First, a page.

Posts Tagged ‘1980s’

I can’t say how many times I’ve read these books.  Tamora Pierce’s work deserves pride of place in the canon of modern, strong-girl fantasy adventure (if that’s a genre).  Alanna pretends to be her brother, so she can go train as a knight and he can go train as a magic-user.  From there, you can probably predict the plot, identity twists and all.  Predictable though it may be, this series is also engaging, funny, and exciting.  Alanna and her friends are great characters, and this series has been continued with, to date, four other series in the same universe.

Author: Tamora Pierce

Order: Alanna: The First Adventure; In the Hand of the Goddess; The Woman Who Rides Like a Man; Lioness Rampant

Tortall Series: Song of the LionessImmortals; Protector of the Small; TricksterBeka Cooper


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Title: A Gathering of Days

Author: Joan Blos

Newbery 1980

A very interesting slice-of-life look at New England in the 1830s.  Even though it was written in the 1970s, it is pretty historically accurate (to my untutored mind at least) – dealing with distances, snow, and the isolation of a community in New Hampshire.  The characters are believable, and the story is wonderfully understated.  While there are major events in this book, they happen in and among normal and small events – just like real life.  The book covers somewhat less than two years, and you are left wanting to know more about this girl’s life after the diary ends.

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Title: Joyful Noise: Poems for Two Voices

Author: Paul Fleischman

Newbery 1989

Having got it out of the library originally, I actually went and bought a copy of this book.  I love it!  The concept of poems written to be read by two people simultaneously is really cool, the poems are so much fun to read aloud, and the illustrations are beautiful – anthropomorphized insects that manage to be still buggy and not too cute.  Some of the poems are quite a challenge to read aloud – you need good rhythm, some practice, and a sense of humor.  He did two other books of poems for two voices, and I want them, too.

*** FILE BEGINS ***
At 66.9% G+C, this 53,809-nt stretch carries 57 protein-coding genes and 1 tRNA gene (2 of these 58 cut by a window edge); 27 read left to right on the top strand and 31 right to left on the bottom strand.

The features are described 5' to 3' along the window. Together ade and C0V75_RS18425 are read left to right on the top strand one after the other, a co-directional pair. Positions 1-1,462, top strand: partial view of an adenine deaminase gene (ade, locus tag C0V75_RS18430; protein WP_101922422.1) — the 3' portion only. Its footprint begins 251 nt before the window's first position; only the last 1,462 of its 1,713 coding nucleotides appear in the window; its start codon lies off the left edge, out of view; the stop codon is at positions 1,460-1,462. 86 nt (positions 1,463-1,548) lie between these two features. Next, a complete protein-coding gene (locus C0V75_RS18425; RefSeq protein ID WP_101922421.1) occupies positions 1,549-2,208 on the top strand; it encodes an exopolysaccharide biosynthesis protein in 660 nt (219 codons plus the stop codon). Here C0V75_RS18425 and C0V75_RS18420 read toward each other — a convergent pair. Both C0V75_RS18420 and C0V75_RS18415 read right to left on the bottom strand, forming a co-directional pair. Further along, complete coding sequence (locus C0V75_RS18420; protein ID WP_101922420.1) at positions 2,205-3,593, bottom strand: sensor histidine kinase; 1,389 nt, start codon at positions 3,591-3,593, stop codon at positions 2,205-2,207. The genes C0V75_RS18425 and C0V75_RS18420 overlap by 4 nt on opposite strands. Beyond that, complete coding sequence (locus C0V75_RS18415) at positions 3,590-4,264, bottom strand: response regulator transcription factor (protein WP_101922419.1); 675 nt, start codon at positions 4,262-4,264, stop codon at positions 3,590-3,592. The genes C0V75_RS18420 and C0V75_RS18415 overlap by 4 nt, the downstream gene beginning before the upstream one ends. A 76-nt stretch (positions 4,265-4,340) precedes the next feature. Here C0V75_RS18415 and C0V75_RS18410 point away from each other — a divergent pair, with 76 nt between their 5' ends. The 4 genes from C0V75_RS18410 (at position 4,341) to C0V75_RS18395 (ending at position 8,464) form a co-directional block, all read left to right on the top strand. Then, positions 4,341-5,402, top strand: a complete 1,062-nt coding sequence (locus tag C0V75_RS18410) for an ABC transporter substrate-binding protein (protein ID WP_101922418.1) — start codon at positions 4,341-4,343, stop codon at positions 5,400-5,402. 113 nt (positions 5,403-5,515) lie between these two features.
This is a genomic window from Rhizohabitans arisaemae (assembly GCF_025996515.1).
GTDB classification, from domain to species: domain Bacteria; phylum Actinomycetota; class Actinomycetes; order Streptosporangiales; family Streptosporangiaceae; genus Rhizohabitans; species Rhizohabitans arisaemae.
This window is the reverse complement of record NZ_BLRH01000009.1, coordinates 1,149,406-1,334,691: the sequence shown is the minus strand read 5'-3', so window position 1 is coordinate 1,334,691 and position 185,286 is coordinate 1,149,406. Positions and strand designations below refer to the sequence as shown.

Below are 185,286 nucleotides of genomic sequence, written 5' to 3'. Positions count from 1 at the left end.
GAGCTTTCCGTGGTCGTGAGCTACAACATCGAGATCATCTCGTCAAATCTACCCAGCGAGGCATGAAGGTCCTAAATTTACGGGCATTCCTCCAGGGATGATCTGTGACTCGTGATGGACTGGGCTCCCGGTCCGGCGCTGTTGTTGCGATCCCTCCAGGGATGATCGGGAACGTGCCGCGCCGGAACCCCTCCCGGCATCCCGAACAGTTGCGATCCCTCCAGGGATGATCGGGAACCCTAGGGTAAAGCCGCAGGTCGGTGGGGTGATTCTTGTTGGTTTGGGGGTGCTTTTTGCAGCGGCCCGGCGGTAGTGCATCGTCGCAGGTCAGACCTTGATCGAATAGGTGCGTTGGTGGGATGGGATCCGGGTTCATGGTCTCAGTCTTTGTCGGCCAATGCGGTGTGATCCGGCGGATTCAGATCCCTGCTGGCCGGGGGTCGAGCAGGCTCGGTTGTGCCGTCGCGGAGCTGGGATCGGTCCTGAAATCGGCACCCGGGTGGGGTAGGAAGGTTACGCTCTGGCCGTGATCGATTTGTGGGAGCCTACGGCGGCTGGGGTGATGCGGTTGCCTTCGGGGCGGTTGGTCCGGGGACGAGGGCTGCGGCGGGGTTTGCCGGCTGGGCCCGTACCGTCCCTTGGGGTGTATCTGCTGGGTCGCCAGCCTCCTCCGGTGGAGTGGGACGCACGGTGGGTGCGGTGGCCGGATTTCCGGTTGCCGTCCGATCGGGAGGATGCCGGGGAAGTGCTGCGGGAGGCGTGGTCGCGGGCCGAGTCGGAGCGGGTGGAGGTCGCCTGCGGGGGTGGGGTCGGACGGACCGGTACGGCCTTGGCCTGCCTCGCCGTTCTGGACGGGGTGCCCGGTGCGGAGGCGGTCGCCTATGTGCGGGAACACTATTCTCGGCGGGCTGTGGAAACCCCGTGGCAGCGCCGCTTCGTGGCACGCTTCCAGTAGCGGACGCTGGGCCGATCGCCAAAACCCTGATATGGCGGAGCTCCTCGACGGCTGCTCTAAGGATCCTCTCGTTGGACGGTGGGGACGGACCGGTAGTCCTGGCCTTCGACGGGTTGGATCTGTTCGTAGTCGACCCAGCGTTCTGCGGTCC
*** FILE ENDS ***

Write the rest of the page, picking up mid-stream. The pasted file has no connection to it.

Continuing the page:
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The Hero and the CrownTitle: The Hero and the Crown

Author: Robin McKinley

Newbery 1985

Again, I remembered loving this book, but absolutely nothing about the plot or characters.  What a pleasurable re-read.  I’ve been a fan of McKinley’s for a long time, and this is a good one.  A truly classic fantasy novel, drawing on all the canon rules, this book still manages not to seem formulaic or cut-and-dried.  I think she drew from multiple canons, so that it would blend into something new.  It’s got an ignored princess, dragons, and an evil uncle, but at least the main character comes into her own without clichéd ‘you can do it’ speeches from her supporters.

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